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S&P CoreLogic Case-Shiller Indices show Chicago home values rose 0.8 percent in July

That’s essentially flat from a year ago. July was the seventh month out of the past 12 when Chicago home values were flat, according to the index. In the other five months, values were up 1.5 percent or less. 

Nationwide, home values were up 4.8 percent in July, or six times the increase in Chicago. The national figure has been up more than 4 percent in six of the past 12 months.

“The strength of the housing market was consistent nationally,” Craig Lazzara, managing director and global head of index investment strategy at S&P Dow Jones Indices, said in prepared comments that accompanied the data. All 19 cities in the index showed stronger performance in July than in June, he noted. That includes Chicago, where home prices were up 0.6 percent in June and 0.8 percent in July.

This report from Case-Shiller does not conflict with Crain’s story last week

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Chicago has fewest houses for sale in over 13 years

As Grossman expected, the house was under contract eight days after it hit the market in early July. The sale of the 2,460-square-foot house on Leavitt Street closed in early September at $575,000. 

If Grossman wasn’t surprised at the swiftness of the sale, it’s only because “it’s been this way all summer,” she said. In Beverly the inventory of houses for sale is extremely low, as it is in many neighborhoods across the city. 

At the start of September, fewer single-family homes were on the market in Chicago than at any time since January 2007, the earliest data available from the Chicago Association of Realtors. The inventory has been low for a few years, but in the past few weeks it dipped below 2,400 for the first time. September began with 2,377 houses on the market. 

One of the old reasons for low inventory—the jump to a new house is

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Grand Chicago Hotel in Foreclosure, a Symbol of Covid-19’s Toll on Hospitality Industry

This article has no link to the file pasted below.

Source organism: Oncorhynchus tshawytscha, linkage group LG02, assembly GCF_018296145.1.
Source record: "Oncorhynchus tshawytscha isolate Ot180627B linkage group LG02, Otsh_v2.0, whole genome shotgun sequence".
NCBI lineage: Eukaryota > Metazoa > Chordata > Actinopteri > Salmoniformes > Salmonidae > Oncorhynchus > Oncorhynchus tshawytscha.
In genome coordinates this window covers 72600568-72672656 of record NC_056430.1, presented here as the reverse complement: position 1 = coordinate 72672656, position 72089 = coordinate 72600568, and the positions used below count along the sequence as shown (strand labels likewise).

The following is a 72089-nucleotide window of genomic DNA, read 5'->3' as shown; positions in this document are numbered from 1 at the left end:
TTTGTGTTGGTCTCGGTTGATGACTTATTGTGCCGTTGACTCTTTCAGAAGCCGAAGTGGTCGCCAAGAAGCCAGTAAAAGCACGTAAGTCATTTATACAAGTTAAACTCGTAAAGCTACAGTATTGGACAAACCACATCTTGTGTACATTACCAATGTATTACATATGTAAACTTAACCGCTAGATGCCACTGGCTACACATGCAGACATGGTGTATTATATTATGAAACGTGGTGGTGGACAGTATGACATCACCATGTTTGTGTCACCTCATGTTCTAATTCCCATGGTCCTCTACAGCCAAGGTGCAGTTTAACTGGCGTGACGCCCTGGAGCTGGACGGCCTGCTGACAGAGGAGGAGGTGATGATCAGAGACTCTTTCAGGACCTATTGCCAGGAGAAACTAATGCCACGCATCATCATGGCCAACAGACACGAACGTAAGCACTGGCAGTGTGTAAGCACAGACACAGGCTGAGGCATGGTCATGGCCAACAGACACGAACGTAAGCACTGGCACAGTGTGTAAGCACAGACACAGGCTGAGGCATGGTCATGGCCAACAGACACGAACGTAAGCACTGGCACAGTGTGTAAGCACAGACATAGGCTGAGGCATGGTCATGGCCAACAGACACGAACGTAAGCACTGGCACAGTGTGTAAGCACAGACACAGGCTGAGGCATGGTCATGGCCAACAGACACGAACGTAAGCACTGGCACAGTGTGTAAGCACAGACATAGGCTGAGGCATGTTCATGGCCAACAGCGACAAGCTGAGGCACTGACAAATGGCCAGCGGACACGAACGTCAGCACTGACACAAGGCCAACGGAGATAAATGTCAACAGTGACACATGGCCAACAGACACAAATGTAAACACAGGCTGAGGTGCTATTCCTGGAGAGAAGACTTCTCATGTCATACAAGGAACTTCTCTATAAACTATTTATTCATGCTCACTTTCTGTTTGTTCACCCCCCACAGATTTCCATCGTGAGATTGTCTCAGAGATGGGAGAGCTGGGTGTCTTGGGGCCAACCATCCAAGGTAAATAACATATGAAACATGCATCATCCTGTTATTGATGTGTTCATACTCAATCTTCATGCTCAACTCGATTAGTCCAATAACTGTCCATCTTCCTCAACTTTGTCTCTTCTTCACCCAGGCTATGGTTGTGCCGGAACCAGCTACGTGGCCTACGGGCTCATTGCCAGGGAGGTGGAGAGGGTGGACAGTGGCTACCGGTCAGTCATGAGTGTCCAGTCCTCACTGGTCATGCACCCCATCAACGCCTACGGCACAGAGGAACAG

The Palmer House Hilton has been one of Chicago’s grandest hotels for more than a century. Oscar Wilde was a guest. Frank Sinatra serenaded diners at its supper club. Over the past 15 years, the owner spent $173 million to overhaul the hotel, modernizing most of the 1,641 rooms.

But today, the property faces a bank foreclosure and has become one of the most potent symbols of the troubled hospitality industry during Covid-19.

Wells Fargo Bank

said in court papers last month that the hotel’s owner, real-estate investor Thor Equities, was in default on its $333.2 million first mortgage, making the property one of the first major foreclosure actions during the pandemic. The Palmer House was worth $305.5 million shortly before Wells Fargo filed its action, appraisers said.

A Thor spokeswoman declined to comment.

Most property owners and lenders at first hoped that damage from the pandemic would be limited

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Chicago, IL HUD Housing and Foreclosure Homes

09-23-2020

Active

 

3 br

1.5 ba

1040 sqft

Single-Family

Foreclosure

View Details

09-22-2020

Active

 

3 br

1 ba

1496 sqft

Townhome

Foreclosure

View Details

09-20-2020

Active

 

3 br

1 ba

1176 sqft

 

Foreclosure

$81,500

View Details

09-20-2020

Active

 

3 br

1 ba

1242 sqft

Single-Family

Foreclosure

$48,000

View Details

09-20-2020

Active

 

2 br

1 ba

579 sqft

Condo

Foreclosure

$195,000

View Details

09-18-2020

Active

 

4 br

2 ba

1966 sqft

Multi-Family

Foreclosure

View Details

09-17-2020

Active

 

3 br

2 ba

 

Foreclosure

$223,600

View Details

09-15-2020

Active

 

5 br

2 ba

2272 sqft

 

Foreclosure

$100,000

View Details

09-15-2020

Active

 

1 br

1 ba

744 sqft

Condo

Foreclosure

$71,000

View Details

09-15-2020

Active

 

2 br

1 ba

Single-Family

Foreclosure

$54,900

View Details

09-12-2020

Active

 

2 br

2 ba

1200 sqft

Single-Family

Foreclosure

View Details

09-11-2020

Active

 

4 br

2 ba

836 sqft

Single-Family

Foreclosure

View Details

09-11-2020

Active

 

6 br

3 ba

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Chicago, IL Condos – Condos for Sale in Chicago, IL

There are currently 7524 condos for sale in Chicago at a median listing price of $369K. Some of these homes are “Hot Homes,” meaning they’re likely to sell quickly. Most homes for sale in Chicago stay on the market for 49 days and receive 3 offers. Popular neighborhoods include Ravenswood, Bucktown, Albany Park, Garfield Ridge, River North, West Loop, Hyde Park, Lincoln Park, Lake View, Roscoe Village, Beverly, South Loop, Logan Square, Wicker Park, and Bridgeport. This map is refreshed with the newest listings in Chicago every 15 minutes.

In the past month, 3257 homes have been sold in Chicago. In addition to houses in Chicago, there were also 9183 condos, 614 townhouses, and 2030 multi-family units for sale in Chicago last month. Chicago is a fairly walkable city in Cook County with a Walk